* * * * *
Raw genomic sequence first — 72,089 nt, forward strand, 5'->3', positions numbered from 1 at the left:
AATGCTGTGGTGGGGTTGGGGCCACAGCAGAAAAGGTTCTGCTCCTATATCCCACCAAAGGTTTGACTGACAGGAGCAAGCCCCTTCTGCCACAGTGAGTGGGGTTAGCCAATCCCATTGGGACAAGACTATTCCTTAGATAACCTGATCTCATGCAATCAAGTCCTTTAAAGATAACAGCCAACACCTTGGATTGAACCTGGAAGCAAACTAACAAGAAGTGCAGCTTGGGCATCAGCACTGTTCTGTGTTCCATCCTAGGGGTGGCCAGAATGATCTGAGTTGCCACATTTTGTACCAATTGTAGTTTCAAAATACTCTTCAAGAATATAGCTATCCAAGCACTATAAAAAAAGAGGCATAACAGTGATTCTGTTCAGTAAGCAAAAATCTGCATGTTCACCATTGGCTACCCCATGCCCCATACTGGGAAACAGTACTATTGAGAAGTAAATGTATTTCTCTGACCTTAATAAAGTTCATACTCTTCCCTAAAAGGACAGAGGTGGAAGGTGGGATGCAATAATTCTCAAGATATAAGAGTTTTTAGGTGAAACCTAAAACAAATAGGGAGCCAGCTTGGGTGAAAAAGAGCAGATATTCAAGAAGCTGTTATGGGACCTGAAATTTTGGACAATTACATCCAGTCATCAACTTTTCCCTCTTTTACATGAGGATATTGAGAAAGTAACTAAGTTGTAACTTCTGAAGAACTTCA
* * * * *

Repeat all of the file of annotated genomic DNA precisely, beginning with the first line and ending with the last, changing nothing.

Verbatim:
Raw genomic sequence first — 72,089 nt, forward strand, 5'->3', positions numbered from 1 at the left:
AATGCTGTGGTGGGGTTGGGGCCACAGCAGAAAAGGTTCTGCTCCTATATCCCACCAAAGGTTTGACTGACAGGAGCAAGCCCCTTCTGCCACAGTGAGTGGGGTTAGCCAATCCCATTGGGACAAGACTATTCCTTAGATAACCTGATCTCATGCAATCAAGTCCTTTAAAGATAACAGCCAACACCTTGGATTGAACCTGGAAGCAAACTAACAAGAAGTGCAGCTTGGGCATCAGCACTGTTCTGTGTTCCATCCTAGGGGTGGCCAGAATGATCTGAGTTGCCACATTTTGTACCAATTGTAGTTTCAAAATACTCTTCAAGAATATAGCTATCCAAGCACTATAAAAAAAGAGGCATAACAGTGATTCTGTTCAGTAAGCAAAAATCTGCATGTTCACCATTGGCTACCCCATGCCCCATACTGGGAAACAGTACTATTGAGAAGTAAATGTATTTCTCTGACCTTAATAAAGTTCATACTCTTCCCTAAAAGGACAGAGGTGGAAGGTGGGATGCAATAATTCTCAAGATATAAGAGTTTTTAGGTGAAACCTAAAACAAATAGGGAGCCAGCTTGGGTGAAAAAGAGCAGATATTCAAGAAGCTGTTATGGGACCTGAAATTTTGGACAATTACATCCAGTCATCAACTTTTCCCTCTTTTACATGAGGATATTGAGAAAGTAACTAAGTTGTAACTTCTGAAGAACTTCA